The number of new HIV cases diagnosed as a consequence of antenatal screening is likely to be small. In Australia, it would be important to assess whether all women diagnosed, irrespective of race, location or socioeconomic status, were able to access appropriate facilities for care. In addition, a detailed support and referral system for health care providers is needed to manage HIV-infected pregnant women.
Another essential element would be to plan for and provide enhanced training and education for health care providers involved in the screening and follow-up of women. As obstetric care is provided by various health professionals in Australia, this would need to encompass GPs, midwives and obstetricians.
The specific cultural issues associated with screening migrant and non-English speaking women must also be considered. Provision of information in languages other than English, use of interpreters, and sensitivity to cultural and religious needs must all be addressed before the implementation of a universal antenatal HIV screening policy.
Pre-test counselling must involve an assessment of the woman’s risk factors for exposure to HIV. Education of health care providers should include the need to consider repeat HIV testing later in pregnancy for a woman who continues her “high risk” behaviour for exposure to HIV. A report describing five cases of vertical transmission occurring in women who tested negative to HIV early in pregnancy, but in whom seroconversion occurred late in pregnancy or during the breastfeeding period, highlights the importance of this criterion.33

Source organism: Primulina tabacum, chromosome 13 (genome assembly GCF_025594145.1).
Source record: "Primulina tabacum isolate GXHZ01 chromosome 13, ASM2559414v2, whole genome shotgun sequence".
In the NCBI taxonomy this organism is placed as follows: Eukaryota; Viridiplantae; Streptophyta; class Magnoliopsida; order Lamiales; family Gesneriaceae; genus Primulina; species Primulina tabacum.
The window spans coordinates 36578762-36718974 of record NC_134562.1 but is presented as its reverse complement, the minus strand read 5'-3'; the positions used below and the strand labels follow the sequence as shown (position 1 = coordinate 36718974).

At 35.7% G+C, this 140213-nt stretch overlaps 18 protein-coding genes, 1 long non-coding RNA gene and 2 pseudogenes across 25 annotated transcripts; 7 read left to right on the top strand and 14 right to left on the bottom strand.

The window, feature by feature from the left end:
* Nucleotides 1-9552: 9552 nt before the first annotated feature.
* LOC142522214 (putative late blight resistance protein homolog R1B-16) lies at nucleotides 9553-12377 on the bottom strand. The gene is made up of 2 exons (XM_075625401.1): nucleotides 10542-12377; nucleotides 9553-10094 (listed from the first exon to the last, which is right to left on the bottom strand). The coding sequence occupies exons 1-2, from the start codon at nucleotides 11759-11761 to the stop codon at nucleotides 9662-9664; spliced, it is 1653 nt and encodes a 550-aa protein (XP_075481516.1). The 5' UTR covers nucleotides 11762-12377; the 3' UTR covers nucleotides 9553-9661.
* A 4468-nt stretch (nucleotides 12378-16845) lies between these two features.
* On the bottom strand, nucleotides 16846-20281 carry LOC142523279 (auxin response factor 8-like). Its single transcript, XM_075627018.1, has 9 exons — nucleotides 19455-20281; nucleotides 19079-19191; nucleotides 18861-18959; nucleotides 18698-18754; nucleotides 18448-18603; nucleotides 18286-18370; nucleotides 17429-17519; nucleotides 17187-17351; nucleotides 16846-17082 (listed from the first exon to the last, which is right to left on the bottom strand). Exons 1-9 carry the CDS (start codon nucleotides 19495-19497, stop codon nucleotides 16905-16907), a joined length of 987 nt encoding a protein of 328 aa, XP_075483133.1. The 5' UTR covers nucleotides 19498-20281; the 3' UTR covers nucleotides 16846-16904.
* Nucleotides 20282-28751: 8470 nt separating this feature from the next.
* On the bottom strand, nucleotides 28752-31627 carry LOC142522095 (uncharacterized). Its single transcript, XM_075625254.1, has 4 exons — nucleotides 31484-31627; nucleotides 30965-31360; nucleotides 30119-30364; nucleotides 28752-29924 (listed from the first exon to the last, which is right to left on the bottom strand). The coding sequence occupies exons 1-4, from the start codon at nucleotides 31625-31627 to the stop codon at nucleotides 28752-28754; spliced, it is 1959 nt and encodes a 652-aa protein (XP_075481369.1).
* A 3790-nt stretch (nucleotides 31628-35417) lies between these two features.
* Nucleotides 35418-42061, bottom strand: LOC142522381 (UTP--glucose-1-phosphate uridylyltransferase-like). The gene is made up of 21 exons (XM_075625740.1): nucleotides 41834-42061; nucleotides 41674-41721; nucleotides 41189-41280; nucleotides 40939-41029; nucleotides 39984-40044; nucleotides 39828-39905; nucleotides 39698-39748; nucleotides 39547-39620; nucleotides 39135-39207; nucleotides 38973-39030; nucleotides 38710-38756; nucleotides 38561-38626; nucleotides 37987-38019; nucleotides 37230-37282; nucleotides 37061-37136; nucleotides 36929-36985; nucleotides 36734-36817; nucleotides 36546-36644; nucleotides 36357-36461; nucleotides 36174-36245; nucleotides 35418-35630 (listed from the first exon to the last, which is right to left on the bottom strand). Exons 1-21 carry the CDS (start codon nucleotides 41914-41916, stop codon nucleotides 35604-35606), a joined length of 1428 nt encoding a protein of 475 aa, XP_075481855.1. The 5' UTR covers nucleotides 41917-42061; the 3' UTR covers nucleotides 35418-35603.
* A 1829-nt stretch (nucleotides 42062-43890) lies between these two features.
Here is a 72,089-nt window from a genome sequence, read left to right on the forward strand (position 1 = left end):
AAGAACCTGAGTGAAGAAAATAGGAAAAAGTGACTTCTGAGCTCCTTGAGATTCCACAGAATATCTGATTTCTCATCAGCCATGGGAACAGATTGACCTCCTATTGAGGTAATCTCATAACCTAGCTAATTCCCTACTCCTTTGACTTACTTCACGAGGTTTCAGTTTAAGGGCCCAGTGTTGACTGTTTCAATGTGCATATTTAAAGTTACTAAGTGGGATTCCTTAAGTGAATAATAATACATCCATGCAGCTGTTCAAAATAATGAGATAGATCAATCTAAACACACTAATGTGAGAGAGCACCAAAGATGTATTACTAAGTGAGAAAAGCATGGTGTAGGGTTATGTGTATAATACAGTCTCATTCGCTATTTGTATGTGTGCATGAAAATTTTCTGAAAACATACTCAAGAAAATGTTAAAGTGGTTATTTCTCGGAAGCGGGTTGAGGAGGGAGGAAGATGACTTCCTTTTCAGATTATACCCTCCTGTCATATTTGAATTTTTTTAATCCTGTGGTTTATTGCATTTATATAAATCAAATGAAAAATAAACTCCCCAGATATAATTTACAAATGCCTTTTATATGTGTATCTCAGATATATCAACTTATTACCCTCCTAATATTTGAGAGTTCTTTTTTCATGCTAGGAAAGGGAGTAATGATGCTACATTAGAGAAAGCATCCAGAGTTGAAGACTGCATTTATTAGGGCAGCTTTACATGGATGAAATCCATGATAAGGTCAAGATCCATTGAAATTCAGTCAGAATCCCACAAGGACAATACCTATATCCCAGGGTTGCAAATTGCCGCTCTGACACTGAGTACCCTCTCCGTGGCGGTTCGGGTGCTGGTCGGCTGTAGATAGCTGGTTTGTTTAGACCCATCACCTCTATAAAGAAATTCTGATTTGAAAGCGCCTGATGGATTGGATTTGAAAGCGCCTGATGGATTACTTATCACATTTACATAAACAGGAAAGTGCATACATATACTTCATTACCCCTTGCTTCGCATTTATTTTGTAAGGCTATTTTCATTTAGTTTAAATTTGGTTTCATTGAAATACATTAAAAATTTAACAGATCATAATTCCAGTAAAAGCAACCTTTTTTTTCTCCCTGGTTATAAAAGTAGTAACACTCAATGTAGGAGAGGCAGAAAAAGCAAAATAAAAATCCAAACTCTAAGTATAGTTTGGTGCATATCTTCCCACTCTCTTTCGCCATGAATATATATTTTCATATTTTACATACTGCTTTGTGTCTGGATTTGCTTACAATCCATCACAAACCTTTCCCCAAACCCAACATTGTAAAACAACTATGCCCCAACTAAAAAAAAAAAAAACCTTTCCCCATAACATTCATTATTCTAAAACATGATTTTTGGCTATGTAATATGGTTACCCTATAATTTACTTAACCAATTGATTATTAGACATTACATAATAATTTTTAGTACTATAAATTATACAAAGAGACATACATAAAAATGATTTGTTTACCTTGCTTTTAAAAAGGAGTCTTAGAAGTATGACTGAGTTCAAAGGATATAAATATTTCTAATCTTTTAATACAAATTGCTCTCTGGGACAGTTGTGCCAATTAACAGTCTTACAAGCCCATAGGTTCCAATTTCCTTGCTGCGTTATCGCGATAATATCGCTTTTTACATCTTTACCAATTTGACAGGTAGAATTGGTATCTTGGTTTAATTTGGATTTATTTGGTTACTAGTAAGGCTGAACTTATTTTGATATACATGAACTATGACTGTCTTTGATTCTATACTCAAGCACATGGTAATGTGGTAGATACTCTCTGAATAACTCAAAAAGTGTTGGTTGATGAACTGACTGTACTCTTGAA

Universal antenatal HIV screening in Australia — offering HIV testing to all pregnant women after appropriate pre-test counselling, with the possibility of opting out — fulfils most of the Wilson and Jungner criteria that need to be met before introducing a universal screening program. We therefore recommend that, in consultation both with professional medical bodies and with community groups involved in the care and management of HIV-infected women, the current review of Australia’s HIV testing policy should consider a plan for implementation, monitoring and evaluation of a universal antenatal HIV screening program to maximise the potential benefits for women and their families and minimise any potential harms.
1 Wilson and Jungner’s 12 criteria and their application to universal antenatal HIV testing in Australia
2 Potential benefits and harms of universal antenatal HIV screening